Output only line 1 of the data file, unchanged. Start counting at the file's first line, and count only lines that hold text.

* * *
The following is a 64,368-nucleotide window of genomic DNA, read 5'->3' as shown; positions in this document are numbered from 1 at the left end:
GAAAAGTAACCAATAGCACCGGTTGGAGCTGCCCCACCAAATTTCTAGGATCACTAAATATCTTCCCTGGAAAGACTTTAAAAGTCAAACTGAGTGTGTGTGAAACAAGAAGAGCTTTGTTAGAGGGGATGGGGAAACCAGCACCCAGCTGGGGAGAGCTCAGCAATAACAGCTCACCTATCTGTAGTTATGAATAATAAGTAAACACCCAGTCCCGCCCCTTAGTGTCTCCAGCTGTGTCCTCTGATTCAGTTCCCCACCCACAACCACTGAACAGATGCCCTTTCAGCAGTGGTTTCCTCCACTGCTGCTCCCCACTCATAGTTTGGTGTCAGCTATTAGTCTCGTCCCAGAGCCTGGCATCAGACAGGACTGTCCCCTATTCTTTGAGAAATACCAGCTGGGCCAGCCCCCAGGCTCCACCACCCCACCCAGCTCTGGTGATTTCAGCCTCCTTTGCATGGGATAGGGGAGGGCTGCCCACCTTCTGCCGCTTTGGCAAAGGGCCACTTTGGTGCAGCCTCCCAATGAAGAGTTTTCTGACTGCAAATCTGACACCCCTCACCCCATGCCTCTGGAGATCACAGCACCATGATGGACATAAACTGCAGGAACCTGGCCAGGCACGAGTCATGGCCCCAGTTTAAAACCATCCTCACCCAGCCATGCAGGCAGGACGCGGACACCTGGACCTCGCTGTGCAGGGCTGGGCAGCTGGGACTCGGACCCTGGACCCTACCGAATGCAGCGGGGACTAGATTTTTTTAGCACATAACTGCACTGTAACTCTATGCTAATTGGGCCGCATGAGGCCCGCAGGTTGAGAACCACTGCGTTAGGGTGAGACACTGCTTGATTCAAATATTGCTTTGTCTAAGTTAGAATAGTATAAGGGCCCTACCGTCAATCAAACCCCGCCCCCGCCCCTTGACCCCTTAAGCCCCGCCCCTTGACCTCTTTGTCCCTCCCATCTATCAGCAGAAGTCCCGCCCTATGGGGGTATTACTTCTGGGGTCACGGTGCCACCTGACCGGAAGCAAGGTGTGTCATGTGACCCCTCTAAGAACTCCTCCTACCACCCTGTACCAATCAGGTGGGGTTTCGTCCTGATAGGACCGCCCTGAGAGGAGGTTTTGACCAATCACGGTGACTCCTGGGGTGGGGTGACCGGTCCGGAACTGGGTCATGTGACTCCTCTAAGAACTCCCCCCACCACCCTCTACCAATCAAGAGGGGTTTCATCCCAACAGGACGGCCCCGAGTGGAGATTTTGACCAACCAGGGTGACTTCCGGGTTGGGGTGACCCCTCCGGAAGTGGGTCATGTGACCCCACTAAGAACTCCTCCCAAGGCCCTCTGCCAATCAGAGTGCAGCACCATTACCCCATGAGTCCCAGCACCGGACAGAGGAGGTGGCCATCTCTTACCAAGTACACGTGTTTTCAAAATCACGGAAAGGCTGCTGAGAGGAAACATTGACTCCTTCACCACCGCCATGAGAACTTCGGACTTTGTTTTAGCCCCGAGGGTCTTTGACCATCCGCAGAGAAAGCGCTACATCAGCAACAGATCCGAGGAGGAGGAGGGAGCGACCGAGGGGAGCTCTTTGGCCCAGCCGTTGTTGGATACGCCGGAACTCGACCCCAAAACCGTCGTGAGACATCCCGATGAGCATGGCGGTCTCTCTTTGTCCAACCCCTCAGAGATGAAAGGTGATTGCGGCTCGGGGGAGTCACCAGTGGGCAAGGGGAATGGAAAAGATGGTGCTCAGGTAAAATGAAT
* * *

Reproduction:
The following is a 64,368-nucleotide window of genomic DNA, read 5'->3' as shown; positions in this document are numbered from 1 at the left end: